A countercultural figure herself, Tokarczuk first became interested in Jacob Frank in 1997 after finding two volumes of Frank’s lectures in a bookshop. Frank, it seemed to her, was underappreciated in Polish history. The story of Frank and his followers, mostly Eastern European Jews living tentatively under Christian rule a century and a half before the Holocaust, has clear echoes in modern times. But it’s also worth noting that Tokarczuk’s novel is set during the last decades of the Polish-Lithuanian Commonwealth, which is perceived as a halcyon period of autonomous, proto-democratic rule in Polish history. Following the Commonwealth’s demise, Poland was overseen by foreign powers from 1795 to 1989, with the exception of a twenty-year interlude between World War I and World War II. It’s hard to imagine a more subversive way to write a novel about the last fifty years of the Commonwealth than the one Tokarczuk has offered, in its focus on multiculturalism, border crossing, and religious heterodoxy. It stands opposed to the mushroom-picking and soup-eating nostalgia of Adam Mickiewicz’s popular nineteenth-century epic poem Pan Tadeusz and the resounding monoculture promoted by the governing far-right Law and Justice party. (Anglophone readers can enjoy Pan Tadeusz in Bill Johnston’s excellent translation that was published by Archipelago in 2018.)
Despite Jacob’s appeal as a historical figure, approaching the alleged messiah’s story from his own perspective seemed impossible to Tokarczuk. In an essay explaining her process of writing Books of Jacob, Tokarczuk admits that the narrative positioning of telling Jacob’s story through his followers’ eyes was born of necessity. “I didn’t know how to cope with this figure empathetically, I couldn’t understand him,” she wrote in 2014 (translated in 2022 by Antonia Lloyd-Jones, Tokarczuk’s other English-language translator). “So I decided to present Jacob Frank through the eyes of others, without daring to go too close, though the longer I was involved with him, the more he aroused my sympathy.” In this particular essay, Tokarczuk’s reflections on sympathy and empathy stop there, but it feels as if she picks up this line of thinking five years later in her Nobel prize lecture on the “czuły narrator” (in English, “tender narrator”). Tokarczuk’s czuły narrator — czuły is pronounced choo-way — is not strictly empathic. This narrator goes beyond the kind of instantaneous fellow feeling and position-swapping understanding prescribed by empathy. They are sensitive to the situations of others and position this sensitivity in philosophical understanding of common human fate: the “lack of immunity to suffering and the effects of time.” (Tokarczuk’s Nobel lecture was translated by Croft and Lloyd-Jones.) Furthermore, rather than adopting the perspective of another, a tender narrator causes boundaries between themself and the outside world to collapse, embracing connectedness. In Books of Jacob, Tokarczuk’s tenderness wraps her novel’s world in a cozy atmosphere; it also precludes judgment, which would have likely stifled a novel on an eighteenth-century cult. “Tenderness personalizes everything to which it relates, making it possible to give it a voice, to give it the space and the time to come into existence, and to be expressed,” Tokarczuk says. “It is thanks to tenderness that the teapot starts to talk.”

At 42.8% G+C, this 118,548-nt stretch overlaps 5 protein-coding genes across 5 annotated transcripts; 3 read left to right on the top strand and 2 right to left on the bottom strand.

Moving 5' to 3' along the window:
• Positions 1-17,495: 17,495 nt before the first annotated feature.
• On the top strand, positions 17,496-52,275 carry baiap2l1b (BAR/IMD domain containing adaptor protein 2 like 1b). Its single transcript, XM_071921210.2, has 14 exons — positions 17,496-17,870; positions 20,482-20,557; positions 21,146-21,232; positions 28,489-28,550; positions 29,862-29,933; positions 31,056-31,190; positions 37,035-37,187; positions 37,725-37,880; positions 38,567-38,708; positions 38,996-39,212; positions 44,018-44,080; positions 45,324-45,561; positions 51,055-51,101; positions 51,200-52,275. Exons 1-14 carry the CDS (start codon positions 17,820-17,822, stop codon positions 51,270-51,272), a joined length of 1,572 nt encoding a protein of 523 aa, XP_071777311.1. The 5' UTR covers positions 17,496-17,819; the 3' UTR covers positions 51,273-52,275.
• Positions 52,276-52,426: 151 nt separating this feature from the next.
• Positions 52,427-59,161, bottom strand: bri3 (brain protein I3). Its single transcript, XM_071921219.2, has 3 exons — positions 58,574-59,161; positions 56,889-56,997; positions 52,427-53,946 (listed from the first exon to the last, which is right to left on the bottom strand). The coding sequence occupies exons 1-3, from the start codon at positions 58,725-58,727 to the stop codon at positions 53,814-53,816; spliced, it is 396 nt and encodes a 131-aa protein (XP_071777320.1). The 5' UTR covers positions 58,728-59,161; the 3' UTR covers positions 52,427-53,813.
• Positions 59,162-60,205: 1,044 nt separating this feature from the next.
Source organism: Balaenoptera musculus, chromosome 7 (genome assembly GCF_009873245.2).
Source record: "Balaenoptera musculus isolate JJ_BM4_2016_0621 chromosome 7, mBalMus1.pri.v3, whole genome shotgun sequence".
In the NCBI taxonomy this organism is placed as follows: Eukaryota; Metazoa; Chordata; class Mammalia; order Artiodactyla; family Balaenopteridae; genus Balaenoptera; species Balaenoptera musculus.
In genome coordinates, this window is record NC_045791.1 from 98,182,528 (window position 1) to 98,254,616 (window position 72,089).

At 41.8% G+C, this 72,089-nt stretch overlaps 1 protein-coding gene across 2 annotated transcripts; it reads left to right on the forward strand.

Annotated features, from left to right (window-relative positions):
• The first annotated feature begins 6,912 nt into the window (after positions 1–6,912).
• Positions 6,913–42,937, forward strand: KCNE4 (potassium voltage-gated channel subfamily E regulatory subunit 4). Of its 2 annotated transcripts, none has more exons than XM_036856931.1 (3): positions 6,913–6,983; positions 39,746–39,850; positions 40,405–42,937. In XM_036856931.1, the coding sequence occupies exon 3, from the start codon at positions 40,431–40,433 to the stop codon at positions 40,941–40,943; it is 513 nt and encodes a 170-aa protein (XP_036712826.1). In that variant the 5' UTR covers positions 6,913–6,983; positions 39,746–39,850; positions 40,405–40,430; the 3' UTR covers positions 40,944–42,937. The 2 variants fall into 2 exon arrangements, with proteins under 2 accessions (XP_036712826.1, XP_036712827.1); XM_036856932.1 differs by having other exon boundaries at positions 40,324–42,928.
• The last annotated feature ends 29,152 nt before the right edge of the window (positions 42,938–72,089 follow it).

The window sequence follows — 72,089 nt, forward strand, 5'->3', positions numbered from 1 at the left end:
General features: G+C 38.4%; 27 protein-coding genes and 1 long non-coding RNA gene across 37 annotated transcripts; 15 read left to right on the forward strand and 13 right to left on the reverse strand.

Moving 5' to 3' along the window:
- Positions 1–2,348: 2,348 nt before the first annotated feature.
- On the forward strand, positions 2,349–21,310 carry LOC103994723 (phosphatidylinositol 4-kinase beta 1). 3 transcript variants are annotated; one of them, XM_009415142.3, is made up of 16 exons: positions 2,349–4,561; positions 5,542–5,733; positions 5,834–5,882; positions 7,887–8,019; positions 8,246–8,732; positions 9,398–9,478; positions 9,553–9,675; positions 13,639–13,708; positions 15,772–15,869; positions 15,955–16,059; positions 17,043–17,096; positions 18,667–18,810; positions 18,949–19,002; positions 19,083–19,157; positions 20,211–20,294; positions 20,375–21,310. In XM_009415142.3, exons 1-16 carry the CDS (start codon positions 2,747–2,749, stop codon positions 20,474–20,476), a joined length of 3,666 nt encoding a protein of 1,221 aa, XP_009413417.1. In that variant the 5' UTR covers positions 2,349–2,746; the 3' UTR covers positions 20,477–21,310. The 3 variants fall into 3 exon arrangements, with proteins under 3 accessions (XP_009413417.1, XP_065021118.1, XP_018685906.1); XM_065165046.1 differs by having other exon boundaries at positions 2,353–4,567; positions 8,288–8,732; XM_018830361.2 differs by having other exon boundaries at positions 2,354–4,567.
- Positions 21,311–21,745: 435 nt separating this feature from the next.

Tokarczuk’s generous interest in the teapot, food, geography, religion, omens, death, relationships, writing and books, among other things, is the life-giving force that propels this novel forward. Croft’s swift, energetic English maintains momentum and enthusiasm through nearly one thousand pages. A buoyant, anarchic, consuming reading experience, Books of Jacob is a novel so all-encompassing and alive that it’s as if Tokarczuk has managed to break off a piece of the world and convert it into paper and ink.
© 2022 by Tara Wanda Merrigan. All rights reserved.